Vox 1901 Distortion

Vox 1901 v Guyatone Zoom Box >>>

Vox 1901 Distortion
The 1901 Distortion is a really simple pedal; no tone controls, just the self-explanatory 'Output' and 'Distortion'. It has a fairly wide gain range from totally clean to relatively high gain - it definitely has enough for me and should suffice in most situations.

Tonally, the effect changes as you turn up the gain; all the way down, it is fairly 'transparent' - sounding near-enough the same as the bypassed signal. As you turn the the distortion up it gets quite full and beefy sounding but then, from around halfway onwards there is a gradual roll-off of the bass frequencies. This is a common trait of other distortion pedals from the 70s/early-80s that I've used; no doubt the theory is that the higher gain sounds would be used for playing leads, and you'd want your leads to have less low end to enable them to cut through a mix.

As I've already said, the lowest gain settings are really transparent - making this a great boost pedal. Things stay pretty clean up to halfway using my P90-equipped Epiphone Casino whereas, predictably, the crunch kicks in earlier using my Gibson SG - thanks to it's higher output humbuckers. The low gain sounds are a little hairy - but in a good way; this pedal (with conservative settings) is really good for jangly rhythms. The distortion itself has a slight tinge of fuzz to my ears - but that's fine by me.

I really like this pedal; I like my overdrives and fuzzes to be dynamic and the 1901 definitely meets that criteria. Even with the gain all the way up, picking softly still yields an almost clean sound; dig in and it screams.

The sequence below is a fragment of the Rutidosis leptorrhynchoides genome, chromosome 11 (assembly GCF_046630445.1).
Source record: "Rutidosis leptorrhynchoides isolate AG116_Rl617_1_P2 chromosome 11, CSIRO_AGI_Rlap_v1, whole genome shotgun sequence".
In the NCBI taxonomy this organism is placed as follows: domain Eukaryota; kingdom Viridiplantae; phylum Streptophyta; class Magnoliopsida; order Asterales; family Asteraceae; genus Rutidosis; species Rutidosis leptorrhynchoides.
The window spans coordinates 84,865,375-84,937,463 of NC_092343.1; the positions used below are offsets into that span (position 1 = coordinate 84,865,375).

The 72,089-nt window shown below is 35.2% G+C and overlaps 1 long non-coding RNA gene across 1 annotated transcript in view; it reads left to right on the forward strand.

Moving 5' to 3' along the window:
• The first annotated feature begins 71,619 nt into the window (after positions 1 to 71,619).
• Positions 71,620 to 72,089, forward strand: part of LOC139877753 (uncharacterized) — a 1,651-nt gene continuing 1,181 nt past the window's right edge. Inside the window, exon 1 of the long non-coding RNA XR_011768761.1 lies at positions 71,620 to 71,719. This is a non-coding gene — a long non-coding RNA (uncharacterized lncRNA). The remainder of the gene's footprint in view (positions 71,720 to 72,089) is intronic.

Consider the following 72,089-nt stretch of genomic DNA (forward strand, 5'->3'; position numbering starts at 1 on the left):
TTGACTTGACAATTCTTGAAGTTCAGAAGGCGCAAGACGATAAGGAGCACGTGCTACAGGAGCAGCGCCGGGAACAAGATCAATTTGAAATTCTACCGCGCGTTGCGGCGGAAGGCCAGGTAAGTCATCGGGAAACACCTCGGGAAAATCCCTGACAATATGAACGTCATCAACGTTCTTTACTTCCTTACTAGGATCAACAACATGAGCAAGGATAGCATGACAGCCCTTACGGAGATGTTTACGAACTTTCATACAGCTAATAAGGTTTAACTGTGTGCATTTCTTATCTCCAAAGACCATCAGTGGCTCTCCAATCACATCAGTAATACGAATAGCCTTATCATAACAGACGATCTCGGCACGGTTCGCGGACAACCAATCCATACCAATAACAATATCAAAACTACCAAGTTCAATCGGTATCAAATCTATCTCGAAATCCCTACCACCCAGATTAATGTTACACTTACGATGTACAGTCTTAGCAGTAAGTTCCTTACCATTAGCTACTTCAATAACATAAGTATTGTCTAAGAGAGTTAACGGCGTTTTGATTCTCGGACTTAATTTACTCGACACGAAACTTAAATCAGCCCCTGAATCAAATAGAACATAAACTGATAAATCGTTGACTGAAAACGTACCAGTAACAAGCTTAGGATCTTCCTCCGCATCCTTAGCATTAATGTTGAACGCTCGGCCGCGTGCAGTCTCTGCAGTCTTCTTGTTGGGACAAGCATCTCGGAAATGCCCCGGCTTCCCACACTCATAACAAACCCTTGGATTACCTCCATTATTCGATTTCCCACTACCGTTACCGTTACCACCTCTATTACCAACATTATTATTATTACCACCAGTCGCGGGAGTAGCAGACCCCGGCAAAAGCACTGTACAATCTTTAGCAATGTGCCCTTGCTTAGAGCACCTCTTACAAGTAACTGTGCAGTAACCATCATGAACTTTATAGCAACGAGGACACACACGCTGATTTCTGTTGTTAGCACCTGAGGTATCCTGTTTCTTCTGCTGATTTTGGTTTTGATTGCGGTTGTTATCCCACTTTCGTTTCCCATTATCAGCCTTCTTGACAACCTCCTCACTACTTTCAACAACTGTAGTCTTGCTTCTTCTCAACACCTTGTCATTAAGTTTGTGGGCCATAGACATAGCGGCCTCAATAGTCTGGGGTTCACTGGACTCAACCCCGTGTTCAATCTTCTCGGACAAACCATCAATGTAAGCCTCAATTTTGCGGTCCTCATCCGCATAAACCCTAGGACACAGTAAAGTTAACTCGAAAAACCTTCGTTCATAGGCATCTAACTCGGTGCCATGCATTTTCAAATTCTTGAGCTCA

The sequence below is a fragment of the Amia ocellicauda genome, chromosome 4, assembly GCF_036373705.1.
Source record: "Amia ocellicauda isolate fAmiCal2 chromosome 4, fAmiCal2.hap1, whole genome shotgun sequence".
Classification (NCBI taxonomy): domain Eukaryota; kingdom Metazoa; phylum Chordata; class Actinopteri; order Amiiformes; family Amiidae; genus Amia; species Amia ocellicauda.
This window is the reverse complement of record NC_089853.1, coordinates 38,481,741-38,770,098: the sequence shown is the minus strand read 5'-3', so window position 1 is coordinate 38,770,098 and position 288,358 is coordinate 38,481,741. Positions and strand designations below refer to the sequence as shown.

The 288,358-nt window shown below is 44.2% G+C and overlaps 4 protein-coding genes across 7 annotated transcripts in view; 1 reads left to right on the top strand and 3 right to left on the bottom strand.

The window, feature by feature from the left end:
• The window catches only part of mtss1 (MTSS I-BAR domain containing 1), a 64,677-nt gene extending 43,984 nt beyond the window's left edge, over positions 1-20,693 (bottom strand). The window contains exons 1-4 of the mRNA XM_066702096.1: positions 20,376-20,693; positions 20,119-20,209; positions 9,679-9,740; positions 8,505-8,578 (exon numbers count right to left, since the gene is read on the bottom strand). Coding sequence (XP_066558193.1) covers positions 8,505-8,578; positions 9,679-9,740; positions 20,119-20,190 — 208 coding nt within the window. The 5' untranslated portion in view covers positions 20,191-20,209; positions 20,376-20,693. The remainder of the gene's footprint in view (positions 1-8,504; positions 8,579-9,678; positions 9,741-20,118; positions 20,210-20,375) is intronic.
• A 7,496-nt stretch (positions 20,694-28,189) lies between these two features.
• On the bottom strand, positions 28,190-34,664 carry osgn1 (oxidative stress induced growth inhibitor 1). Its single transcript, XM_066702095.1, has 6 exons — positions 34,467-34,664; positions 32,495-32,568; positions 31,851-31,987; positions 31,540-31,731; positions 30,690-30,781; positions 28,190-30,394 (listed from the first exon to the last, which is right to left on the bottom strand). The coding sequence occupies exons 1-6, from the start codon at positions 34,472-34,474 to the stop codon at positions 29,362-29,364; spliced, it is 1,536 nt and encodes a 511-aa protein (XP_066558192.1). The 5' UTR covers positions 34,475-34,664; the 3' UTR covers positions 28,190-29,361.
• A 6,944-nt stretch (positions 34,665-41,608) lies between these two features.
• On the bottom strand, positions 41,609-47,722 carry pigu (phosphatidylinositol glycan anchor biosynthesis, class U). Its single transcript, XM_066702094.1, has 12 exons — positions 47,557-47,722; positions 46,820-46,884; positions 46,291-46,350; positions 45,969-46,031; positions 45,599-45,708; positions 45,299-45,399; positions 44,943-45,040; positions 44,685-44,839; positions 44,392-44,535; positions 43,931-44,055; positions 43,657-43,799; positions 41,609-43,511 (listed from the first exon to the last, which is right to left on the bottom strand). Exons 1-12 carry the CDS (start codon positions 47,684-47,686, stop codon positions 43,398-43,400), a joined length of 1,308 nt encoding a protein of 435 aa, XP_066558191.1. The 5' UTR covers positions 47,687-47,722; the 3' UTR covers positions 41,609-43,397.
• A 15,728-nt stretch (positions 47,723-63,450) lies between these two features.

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From clean boost to crunch, jangly rhythms to thick fuzz, the Vox 1901 can serve a number of purposes equally well and could be put to good use across a wide variety of musical genres... not that I like to label music, of course.

Guyatone PS-102 Zoom Box Distortion

* * * Notes about the video * * *

Gear used:

  • Guitar - Epiphone Casino
  • Recording set-up - Award-Session JD10 as a preamp (DI'd) through a Palmer PDI-09. Recorded to Cubase on PC (via a MOTU audio interface) with no additional processing.


When Guyatone brought out their then new range of compact pedals in 1981, they continued to produce six of their earlier pedals for Vox. These pedals were the distortion, chorus, flanger, compressor, auto wah and phaser.

The Vox versions are marked as 'Made in Japan to Vox specifications'.

While they are largely just straightforward re-housings of the original versions, some of them have slight differences - the Guyatone Chorus Box for example has two outputs (effect/mix and direct), whereas the Vox version has a single output. Others have slight differences (perhaps one feature omitted) and I suspect, having done side by side comparisons of the flanger, chorus, compressor and distortion pedals, that there are slight changes to component values to re-voice the effects and/or tweak their response.

(Guyatone also made their early analogue delay and chorus available through the JMX brand.)

Vox 1901 v Guyatone PS-102

The key difference between the Vox and Guyatone versions, is in the overall tone of the distortion. The Guyatone Zoom Box is very noticeably brighter than the Vox 1901, and it also thins out much more in the higher gain ranges.

Due to these tonal differences, the 1901 is a bit more throaty. In my opinion, the Zoom Box is at its best when the gain is kept fairly low, giving a nice rhythm crunch or lead boost. The Vox on the other hand sounds consistently good at all gain settings.

I don't know the official reason why the two pedals are EQ'd differently, but I suspect the 1901 was reworked to make it a better match with brighter Vox amps (such as the AC30TB).

If I had to choose one, I'd choose the Vox.